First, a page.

European Diary: Courtyard of the British Library; 2:35 p.m., Sunday; May 30, 2004; London, England

The flight and its preparations were a trail, but worth it. London is very comfortable, not at all foreign, though others would probably disagree. Excellent to be in a real city again; things feel possible. London has become much richer, culturally, in the sense of a global culture, than it was the last time I visited – 20 years ago? It may be that I just see it more; I spent only a day or so here before.

The first two days here this time were devoted to rest and Sunday, it appears, is the day on which London becomes a tiny village again and everything shuts up tight. Most of our cultural activities will have to happen when we return oat the end of June. London has more museums, art and theatre than any other city I’ve ever seen, possibly more than NYC. We did wind up taking the Tube to Leicester square and walking through the West End, eating a typically English, yet not horrid, dinner at a restaurant – Brown’s? – in the theatre district. Then, a jog through an open-air drag queen convention on the streets of Covent Garden.

There are too many tourists and immigrants to count here. Many of the hotel and restaurant staff are Spanish, Russian, French, Georgian and Italian. Stores are run by Indians, Pakistanis, Bangladeshis, Arabs, doing the same work as is done in the U.S. by Mexicans, Salvadorans, Vietnamese and so on. Once, on Oxford Street, S. and I got up from a café (Nero & Great Palace) and as we walked I heard so much French and Arabic I thought for a disorienting moment that I was in Paris instead of London.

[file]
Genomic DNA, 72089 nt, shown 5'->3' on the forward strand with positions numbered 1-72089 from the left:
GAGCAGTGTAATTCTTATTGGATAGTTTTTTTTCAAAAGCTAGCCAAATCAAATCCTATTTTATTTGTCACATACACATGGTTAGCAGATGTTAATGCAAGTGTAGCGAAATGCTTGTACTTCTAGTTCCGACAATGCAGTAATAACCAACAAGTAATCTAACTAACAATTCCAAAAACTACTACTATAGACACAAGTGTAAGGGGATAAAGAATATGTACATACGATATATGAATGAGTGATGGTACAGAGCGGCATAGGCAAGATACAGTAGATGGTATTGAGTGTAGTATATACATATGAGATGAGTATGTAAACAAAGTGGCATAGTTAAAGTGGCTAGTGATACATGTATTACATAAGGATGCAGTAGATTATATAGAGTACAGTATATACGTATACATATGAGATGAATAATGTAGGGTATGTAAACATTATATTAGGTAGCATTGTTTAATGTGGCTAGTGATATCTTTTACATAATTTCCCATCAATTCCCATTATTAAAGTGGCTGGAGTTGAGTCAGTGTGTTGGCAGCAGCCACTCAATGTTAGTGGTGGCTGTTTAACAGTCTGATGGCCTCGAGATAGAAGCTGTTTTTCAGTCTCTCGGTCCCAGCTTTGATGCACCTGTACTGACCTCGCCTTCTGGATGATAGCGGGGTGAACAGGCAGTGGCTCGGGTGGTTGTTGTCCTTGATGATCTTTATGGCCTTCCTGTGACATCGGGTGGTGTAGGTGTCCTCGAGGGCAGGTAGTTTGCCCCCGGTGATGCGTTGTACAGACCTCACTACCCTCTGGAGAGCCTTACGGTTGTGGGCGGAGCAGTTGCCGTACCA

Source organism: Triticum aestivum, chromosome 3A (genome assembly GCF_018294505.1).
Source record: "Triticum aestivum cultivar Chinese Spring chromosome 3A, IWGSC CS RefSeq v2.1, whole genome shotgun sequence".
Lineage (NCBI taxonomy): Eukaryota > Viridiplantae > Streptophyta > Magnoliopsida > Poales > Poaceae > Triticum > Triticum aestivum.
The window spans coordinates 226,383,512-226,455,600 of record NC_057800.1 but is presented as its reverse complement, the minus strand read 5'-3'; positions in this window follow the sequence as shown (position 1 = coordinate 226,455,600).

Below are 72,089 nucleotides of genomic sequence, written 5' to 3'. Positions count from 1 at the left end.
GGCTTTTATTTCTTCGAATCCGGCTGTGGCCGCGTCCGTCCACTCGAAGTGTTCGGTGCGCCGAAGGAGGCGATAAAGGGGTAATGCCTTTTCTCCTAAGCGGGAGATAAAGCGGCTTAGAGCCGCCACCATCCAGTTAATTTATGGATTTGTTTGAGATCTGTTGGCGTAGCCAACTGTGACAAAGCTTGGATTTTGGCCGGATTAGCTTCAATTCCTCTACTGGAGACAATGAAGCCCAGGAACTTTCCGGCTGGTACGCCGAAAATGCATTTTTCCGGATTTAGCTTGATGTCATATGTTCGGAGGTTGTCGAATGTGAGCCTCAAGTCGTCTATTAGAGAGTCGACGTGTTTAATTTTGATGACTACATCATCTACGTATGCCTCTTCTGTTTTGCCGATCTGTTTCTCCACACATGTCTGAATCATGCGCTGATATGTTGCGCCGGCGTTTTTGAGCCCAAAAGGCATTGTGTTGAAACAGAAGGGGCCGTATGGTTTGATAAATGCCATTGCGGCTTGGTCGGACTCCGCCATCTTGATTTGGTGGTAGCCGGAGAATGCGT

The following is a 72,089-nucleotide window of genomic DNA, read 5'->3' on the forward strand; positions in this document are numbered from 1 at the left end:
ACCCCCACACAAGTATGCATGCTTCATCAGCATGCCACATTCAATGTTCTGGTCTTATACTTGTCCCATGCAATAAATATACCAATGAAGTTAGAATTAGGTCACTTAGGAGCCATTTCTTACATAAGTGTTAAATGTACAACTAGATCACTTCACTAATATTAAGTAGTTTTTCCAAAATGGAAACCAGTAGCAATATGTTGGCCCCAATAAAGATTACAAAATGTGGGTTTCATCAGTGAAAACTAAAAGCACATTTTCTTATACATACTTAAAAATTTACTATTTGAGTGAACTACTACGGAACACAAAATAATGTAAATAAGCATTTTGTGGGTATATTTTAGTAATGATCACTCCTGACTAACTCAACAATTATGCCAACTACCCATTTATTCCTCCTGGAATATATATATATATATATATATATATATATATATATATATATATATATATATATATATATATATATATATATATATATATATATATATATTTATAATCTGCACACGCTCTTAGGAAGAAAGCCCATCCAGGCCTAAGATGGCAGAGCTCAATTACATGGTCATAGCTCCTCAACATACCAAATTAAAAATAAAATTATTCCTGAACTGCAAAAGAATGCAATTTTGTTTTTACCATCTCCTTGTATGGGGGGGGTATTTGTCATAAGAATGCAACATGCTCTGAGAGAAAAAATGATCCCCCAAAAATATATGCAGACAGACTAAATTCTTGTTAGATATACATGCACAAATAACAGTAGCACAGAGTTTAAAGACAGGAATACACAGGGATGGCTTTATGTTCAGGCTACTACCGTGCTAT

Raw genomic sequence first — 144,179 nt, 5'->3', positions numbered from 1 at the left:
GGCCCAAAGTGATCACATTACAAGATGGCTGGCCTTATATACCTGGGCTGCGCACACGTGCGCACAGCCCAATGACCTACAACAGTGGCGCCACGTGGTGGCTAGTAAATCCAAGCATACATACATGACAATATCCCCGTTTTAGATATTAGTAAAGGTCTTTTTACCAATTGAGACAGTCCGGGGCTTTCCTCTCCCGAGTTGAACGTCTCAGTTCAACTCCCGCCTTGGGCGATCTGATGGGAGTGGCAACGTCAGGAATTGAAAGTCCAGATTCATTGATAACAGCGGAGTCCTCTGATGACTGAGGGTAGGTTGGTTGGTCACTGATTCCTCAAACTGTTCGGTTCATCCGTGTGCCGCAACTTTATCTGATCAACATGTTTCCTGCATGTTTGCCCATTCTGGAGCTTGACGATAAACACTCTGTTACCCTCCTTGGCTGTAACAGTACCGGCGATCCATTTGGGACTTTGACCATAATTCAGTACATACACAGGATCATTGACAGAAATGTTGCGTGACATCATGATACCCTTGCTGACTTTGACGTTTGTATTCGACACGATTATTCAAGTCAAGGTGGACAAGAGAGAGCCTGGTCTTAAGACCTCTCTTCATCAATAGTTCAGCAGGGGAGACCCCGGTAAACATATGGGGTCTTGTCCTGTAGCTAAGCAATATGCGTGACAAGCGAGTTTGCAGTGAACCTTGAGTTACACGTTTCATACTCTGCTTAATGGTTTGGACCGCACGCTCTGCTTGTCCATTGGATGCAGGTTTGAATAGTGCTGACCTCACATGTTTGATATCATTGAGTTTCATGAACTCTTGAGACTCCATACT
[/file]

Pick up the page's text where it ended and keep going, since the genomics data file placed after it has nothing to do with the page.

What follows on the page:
Tomorrow we fly to Latvia. I expect it to be interesting and, for S., very emotional, but nine days is quite long. She has already started saying, “Curt, I want to move here.” There is a lot of media here.


Added bonus: 70s punk rock hooker look still alive and well here, especially among the middle-aged and unattractive.

One other note: It is a terribly noisy city. British reserve, indeed. I wish they would “reserve” their voices, doors and horns.

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